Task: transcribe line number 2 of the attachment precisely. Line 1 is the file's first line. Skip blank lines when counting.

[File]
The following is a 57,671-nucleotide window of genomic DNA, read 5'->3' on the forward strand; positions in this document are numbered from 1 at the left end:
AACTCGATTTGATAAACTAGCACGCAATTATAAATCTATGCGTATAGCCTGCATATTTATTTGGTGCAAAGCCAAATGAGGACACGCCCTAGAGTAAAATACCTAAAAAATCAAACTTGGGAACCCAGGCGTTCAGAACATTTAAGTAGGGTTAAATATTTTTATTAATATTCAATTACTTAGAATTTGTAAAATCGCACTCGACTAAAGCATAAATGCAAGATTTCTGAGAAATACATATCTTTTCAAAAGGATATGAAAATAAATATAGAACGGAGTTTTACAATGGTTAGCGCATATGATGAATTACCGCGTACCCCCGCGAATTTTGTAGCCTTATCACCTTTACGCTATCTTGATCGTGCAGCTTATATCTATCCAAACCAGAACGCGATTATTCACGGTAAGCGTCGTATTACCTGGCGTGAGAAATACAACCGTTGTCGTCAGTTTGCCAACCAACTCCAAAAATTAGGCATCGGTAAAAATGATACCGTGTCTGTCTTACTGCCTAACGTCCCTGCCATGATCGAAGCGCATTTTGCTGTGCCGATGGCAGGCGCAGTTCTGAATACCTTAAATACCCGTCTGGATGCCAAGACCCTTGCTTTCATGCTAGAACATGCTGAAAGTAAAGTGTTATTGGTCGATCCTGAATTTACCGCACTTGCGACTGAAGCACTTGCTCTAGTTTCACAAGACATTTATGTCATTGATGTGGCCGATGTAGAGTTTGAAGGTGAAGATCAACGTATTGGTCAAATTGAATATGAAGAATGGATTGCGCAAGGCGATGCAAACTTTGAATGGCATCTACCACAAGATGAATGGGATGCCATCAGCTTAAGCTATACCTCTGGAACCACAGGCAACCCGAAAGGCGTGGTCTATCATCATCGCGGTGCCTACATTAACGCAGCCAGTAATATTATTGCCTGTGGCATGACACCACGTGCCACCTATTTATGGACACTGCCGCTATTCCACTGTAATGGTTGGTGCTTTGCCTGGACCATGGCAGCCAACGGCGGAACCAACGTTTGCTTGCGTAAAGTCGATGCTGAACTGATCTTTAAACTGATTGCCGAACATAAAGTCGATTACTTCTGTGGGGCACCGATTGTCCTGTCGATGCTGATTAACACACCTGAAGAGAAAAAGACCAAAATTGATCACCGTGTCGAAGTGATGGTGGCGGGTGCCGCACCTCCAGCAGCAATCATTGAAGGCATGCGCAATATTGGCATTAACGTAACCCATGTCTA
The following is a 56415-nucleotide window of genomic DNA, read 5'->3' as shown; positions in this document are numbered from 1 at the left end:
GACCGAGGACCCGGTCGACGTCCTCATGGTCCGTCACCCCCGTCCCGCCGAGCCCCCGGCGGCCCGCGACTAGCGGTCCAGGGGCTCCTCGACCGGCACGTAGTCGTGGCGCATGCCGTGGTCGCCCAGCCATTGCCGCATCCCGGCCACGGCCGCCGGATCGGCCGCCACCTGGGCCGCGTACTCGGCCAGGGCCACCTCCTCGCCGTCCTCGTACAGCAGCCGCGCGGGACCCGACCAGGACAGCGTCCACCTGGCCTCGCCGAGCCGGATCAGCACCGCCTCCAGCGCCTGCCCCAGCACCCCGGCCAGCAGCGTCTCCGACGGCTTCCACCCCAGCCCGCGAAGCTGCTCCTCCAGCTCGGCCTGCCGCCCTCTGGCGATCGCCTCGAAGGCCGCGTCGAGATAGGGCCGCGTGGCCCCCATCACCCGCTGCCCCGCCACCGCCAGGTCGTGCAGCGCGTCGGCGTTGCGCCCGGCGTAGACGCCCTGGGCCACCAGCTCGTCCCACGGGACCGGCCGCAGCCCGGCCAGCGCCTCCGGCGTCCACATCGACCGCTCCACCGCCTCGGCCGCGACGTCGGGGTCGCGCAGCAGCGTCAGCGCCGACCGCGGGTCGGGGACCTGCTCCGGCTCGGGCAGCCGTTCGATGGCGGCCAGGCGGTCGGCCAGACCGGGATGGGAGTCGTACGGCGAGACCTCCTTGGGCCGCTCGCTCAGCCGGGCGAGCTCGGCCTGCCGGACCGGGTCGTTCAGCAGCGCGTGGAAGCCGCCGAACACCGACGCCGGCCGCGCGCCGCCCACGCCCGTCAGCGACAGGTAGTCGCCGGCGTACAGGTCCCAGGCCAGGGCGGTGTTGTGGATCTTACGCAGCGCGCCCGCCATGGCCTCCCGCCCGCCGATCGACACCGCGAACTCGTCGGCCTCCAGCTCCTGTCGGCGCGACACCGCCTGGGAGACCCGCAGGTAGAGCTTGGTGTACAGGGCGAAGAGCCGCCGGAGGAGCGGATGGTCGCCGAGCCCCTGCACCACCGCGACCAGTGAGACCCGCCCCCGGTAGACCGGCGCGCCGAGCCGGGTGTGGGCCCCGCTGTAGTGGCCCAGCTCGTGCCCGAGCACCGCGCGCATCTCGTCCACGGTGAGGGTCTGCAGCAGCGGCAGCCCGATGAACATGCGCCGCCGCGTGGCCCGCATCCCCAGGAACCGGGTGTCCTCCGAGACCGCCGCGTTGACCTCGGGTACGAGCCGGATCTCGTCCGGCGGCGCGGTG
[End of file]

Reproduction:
AACTCGATTTGATAAACTAGCACGCAATTATAAATCTATGCGTATAGCCTGCATATTTATTTGGTGCAAAGCCAAATGAGGACACGCCCTAGAGTAAAATACCTAAAAAATCAAACTTGGGAACCCAGGCGTTCAGAACATTTAAGTAGGGTTAAATATTTTTATTAATATTCAATTACTTAGAATTTGTAAAATCGCACTCGACTAAAGCATAAATGCAAGATTTCTGAGAAATACATATCTTTTCAAAAGGATATGAAAATAAATATAGAACGGAGTTTTACAATGGTTAGCGCATATGATGAATTACCGCGTACCCCCGCGAATTTTGTAGCCTTATCACCTTTACGCTATCTTGATCGTGCAGCTTATATCTATCCAAACCAGAACGCGATTATTCACGGTAAGCGTCGTATTACCTGGCGTGAGAAATACAACCGTTGTCGTCAGTTTGCCAACCAACTCCAAAAATTAGGCATCGGTAAAAATGATACCGTGTCTGTCTTACTGCCTAACGTCCCTGCCATGATCGAAGCGCATTTTGCTGTGCCGATGGCAGGCGCAGTTCTGAATACCTTAAATACCCGTCTGGATGCCAAGACCCTTGCTTTCATGCTAGAACATGCTGAAAGTAAAGTGTTATTGGTCGATCCTGAATTTACCGCACTTGCGACTGAAGCACTTGCTCTAGTTTCACAAGACATTTATGTCATTGATGTGGCCGATGTAGAGTTTGAAGGTGAAGATCAACGTATTGGTCAAATTGAATATGAAGAATGGATTGCGCAAGGCGATGCAAACTTTGAATGGCATCTACCACAAGATGAATGGGATGCCATCAGCTTAAGCTATACCTCTGGAACCACAGGCAACCCGAAAGGCGTGGTCTATCATCATCGCGGTGCCTACATTAACGCAGCCAGTAATATTATTGCCTGTGGCATGACACCACGTGCCACCTATTTATGGACACTGCCGCTATTCCACTGTAATGGTTGGTGCTTTGCCTGGACCATGGCAGCCAACGGCGGAACCAACGTTTGCTTGCGTAAAGTCGATGCTGAACTGATCTTTAAACTGATTGCCGAACATAAAGTCGATTACTTCTGTGGGGCACCGATTGTCCTGTCGATGCTGATTAACACACCTGAAGAGAAAAAGACCAAAATTGATCACCGTGTCGAAGTGATGGTGGCGGGTGCCGCACCTCCAGCAGCAATCATTGAAGGCATGCGCAATATTGGCATTAACGTAACCCATGTCTA